5 Tips to Treat the Common Cold

The cold and flu season is upon us. Learn what the common cold really is, how it spreads, what you can do to prevent it, and how to treat it once you are sick. 

Sanaz Majd, MD
Episode #137

I’ve been seeing a surge of snotty patients lately – no, not the kind of snotty you're thinking of.  The reason their noses are turned up is because they're dripping.  In fact, I’ve been seeing several sad snotty noses each day.  When this happens each year, I realize that the cold and flu season is now full force, and think to myself “Here we go again!”  I have discussed the flu virus previously, and since the common cold is, well, more common, I thought it would be a good time to tackle it..

What Is the Common Cold?

The common cold is caused by several different viral groups, including adenovirus, coronavirus, and rhinovirus, to name just a few.  It is not caused by bacteria – bacteria and viruses are very different bugs. 

The common cold, or an “upper respiratory infection,” as doctors call it, is spread very quickly from person-to-person, either by touching infected surfaces or by droplets in the air.  That’s why when one person in the household or at work get sick, everyone else soon follows.  Contrary to popular myth, colds are not caused by cold weather. Colds are simply more common in the cold winter season.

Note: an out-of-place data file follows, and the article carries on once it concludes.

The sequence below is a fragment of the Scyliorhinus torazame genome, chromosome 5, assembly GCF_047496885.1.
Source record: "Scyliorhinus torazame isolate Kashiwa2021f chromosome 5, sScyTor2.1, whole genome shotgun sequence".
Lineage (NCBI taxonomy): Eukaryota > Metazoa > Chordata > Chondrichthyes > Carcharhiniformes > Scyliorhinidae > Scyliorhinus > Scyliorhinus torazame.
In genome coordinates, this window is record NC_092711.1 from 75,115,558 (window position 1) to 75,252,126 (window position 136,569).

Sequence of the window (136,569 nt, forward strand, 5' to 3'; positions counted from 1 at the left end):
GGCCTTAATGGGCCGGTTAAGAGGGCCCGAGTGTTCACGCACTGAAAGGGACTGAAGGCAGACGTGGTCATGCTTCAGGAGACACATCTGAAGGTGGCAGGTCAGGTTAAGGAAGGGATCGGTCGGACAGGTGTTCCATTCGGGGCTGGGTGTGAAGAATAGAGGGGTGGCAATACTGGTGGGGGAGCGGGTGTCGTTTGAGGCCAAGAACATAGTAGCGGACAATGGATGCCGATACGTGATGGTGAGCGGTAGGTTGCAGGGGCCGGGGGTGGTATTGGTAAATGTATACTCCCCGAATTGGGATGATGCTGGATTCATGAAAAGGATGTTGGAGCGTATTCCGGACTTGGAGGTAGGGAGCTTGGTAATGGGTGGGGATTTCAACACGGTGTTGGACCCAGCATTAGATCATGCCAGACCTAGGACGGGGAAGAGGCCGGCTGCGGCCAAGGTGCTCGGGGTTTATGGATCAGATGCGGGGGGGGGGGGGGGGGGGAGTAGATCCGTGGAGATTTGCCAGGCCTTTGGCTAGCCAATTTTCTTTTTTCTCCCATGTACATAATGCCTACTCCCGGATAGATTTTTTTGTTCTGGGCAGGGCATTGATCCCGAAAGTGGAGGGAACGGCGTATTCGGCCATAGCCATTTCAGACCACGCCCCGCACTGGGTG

Symptoms of the Common Cold

The cold viruses are notoriously famous for causing the snottiness I mentioned earlier - nasal symptoms, that is.  So if you become ill with a runny or stuffy nose, it’s highly likely caused by the common cold virus.  Here are a few other common symptoms:

  • Fever
  • Chills
  • Malaise (An overall feeling of ill-being)
  • Sore throat
  • Cough
  • Sneezing
  • Mucus (Despite common myth, mucus color does not define severity. Think about it:  boogers are green, white, clear, or brown)


About the Author

Sanaz Majd, MD

Dr. Sanaz Majd, a board-certified Family Medicine physician who graduated from Drexel University College of Medicine in Philadelphia. She sees everything from pediatrics to geriatrics, but her special interests are women's health and patient education. She also loves to teach, and has been doing so since her college days.

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